How Can I Open All the Excel Spreadsheets in a Folder and Run a Specified Macro Found in Each of Those Spreadsheets?


Hey, Scripting Guy! Question

Hey, Scripting Guy! How can I loop through a folder, open all the Excel files in that folder, then run a specified macro in each of those Excel files?

— BR

SpacerHey, Scripting Guy! AnswerScript Center

Hey, BR. So, did you watch college football this past Saturday? In particular, did you watch as the Washington Huskies dismantled Boise State 24-10, snapping the Bronco’s nation’s-best winning streak at 14 games? If so, did you see Jake Locker score the Huskies’ first touchdown?

Oh, you say that you didn’t see Jake Locker score the Huskies’ first touchdown? That’s too bad; neither did the Scripting Guy who writes this column. Thanks to a comedy of errors (none of which seemed particularly funny at the time), the Scripting Guy who writes this column showed up just after the Locker scored his touchdown, and just as the Huskies were kicking the extra point.

And no, he was not pleased about that.

Because we know you’re all dying to heat the story, we’ll start by noting that the morning got off to a somewhat rocky start. When the Scripting Family (and Kyle) arrived at their favorite breakfast spot, the restaurant was a little busy; that mean they had to wait a few minutes before they could be seated. In turn, that also meant that service was a tad bit slower than usual. But that was OK; the Scripting Guy who writes this column wanted to be at the Park ‘n Ride by 11:15, and the Scripting Family (and Kyle) still managed to get there at 11:20.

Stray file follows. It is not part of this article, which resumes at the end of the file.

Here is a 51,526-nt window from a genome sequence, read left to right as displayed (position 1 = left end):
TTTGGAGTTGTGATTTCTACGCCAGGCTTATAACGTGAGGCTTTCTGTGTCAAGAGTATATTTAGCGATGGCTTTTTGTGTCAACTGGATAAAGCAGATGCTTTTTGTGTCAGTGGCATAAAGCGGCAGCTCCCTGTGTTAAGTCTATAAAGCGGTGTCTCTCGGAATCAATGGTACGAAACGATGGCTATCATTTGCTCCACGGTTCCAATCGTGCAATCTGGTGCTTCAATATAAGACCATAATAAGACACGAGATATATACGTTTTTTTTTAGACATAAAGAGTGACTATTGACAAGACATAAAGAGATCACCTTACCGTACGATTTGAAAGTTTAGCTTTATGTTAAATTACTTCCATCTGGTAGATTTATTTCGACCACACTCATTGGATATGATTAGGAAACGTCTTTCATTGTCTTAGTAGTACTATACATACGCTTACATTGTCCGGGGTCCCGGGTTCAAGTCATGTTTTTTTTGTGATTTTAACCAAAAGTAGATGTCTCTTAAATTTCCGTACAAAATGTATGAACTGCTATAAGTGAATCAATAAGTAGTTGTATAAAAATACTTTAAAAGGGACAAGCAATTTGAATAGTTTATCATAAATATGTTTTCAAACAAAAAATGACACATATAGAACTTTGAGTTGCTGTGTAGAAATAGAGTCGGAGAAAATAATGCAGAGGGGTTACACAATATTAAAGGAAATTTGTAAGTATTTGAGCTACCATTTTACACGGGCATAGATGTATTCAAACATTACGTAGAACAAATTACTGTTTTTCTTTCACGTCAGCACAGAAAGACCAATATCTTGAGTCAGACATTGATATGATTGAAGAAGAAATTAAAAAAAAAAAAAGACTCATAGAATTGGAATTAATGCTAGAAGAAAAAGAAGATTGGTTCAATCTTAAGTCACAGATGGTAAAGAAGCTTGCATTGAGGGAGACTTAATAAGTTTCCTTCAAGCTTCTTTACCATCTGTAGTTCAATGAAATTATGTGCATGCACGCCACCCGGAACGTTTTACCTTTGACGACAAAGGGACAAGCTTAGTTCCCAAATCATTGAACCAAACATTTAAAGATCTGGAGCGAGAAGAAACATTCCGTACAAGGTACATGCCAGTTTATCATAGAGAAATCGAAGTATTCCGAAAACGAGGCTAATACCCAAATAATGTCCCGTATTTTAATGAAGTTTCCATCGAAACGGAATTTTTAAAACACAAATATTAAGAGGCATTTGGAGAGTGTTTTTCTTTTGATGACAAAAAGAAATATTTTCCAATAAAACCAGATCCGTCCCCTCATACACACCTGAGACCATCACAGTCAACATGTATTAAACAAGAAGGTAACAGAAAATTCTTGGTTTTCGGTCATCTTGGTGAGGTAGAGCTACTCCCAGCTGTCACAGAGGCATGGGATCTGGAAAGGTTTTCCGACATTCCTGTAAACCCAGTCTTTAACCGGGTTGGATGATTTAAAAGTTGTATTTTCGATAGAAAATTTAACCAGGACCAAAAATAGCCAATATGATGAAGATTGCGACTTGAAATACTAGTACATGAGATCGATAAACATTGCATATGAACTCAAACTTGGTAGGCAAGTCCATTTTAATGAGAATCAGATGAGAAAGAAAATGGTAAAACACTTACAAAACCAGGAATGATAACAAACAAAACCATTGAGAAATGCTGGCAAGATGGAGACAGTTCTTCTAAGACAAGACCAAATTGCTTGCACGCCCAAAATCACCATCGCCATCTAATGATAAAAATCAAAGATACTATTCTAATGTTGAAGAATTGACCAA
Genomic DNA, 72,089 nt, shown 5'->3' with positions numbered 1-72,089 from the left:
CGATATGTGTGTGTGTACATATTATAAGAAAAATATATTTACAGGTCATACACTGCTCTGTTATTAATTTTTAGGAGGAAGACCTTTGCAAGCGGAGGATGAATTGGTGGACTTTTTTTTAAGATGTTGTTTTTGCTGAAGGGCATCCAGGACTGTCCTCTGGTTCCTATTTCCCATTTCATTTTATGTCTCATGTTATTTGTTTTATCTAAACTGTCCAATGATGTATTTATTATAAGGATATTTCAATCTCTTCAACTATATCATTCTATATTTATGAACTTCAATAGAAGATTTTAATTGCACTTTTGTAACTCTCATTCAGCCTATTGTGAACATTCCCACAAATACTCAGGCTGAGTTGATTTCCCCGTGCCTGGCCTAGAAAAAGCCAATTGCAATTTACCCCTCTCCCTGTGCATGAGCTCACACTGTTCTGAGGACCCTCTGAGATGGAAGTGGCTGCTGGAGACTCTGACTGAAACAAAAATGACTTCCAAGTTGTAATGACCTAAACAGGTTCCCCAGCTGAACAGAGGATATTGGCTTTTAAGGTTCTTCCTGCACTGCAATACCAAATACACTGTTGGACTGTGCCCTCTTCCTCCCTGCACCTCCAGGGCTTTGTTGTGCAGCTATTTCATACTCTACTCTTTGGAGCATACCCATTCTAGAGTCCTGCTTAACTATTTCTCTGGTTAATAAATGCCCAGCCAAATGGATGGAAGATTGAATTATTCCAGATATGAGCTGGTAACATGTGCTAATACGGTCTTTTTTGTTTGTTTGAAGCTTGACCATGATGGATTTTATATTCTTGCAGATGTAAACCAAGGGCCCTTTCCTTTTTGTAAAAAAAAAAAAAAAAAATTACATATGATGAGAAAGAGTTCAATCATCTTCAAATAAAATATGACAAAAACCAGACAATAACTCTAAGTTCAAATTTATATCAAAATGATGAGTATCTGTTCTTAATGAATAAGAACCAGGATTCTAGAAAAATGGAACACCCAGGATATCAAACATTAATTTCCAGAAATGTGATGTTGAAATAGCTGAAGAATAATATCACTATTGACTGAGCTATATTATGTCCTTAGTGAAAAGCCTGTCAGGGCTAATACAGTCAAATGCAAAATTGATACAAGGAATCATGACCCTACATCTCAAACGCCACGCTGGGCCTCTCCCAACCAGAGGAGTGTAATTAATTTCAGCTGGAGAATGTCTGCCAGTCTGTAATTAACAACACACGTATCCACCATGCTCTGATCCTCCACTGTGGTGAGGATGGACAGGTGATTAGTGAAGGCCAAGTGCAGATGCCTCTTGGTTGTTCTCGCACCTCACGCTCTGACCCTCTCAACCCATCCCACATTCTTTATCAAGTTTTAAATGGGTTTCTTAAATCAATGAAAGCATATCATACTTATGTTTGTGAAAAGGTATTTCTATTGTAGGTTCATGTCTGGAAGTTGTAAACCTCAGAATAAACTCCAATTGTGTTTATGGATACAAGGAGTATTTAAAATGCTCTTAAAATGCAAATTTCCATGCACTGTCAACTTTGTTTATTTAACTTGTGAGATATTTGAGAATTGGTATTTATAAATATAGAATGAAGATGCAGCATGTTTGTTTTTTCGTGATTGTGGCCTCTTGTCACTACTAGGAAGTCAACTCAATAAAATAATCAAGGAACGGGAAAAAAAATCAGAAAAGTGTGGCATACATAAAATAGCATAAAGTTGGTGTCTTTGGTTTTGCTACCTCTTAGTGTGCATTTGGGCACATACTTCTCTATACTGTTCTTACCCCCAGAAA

Considering the fact that the game didn’t start until 12:30, and that Husky Stadium is less than a half hour’s drive away, the Scripting Family was in pretty good shape. Or at least they would have been had one of the special Game Day express buses actually shown up at the Park ‘n Ride. In 19 years of attending Husky football games, the Scripting Guy who writes this column has never had to wait more than a few minutes before he was on the bus on his way; usually there are 2 or 3 buses lined up ready to take on riders. This time there were 0 buses lined up, and the increasingly-agitated Husky fans had to wait 25 minutes before one finally arrived.

Note. Strangely enough, no, it didn’t help to have a representative from the bus company assuring everyone that buses ran every 10 minutes, even though more than 20 minutes had not passed and not a single bus had shown up. On the other hand, maybe the buses did run every 10 minutes; it’s just that they weren’t running between Husky Stadium and the Park ‘n Ride.

Eventually the bus arrived and the Scripting Family (and Kyle) climbed aboard. They took off, merged onto the freeway, and then came to a dead stop. Welcome to Seattle, the traffic jam capital of the world.

Note. Contrary to popular belief, the Scripting Guy who writes this column was not in favor of using a sub-atomic disintegrator pistol, like the Manmelter 3600 ZX, to dispose of all the cars that weren’t going to the game, but were simply clogging up the freeway. Instead, he’d be perfectly satisfied if all those people were simply arrested and thrown into jail.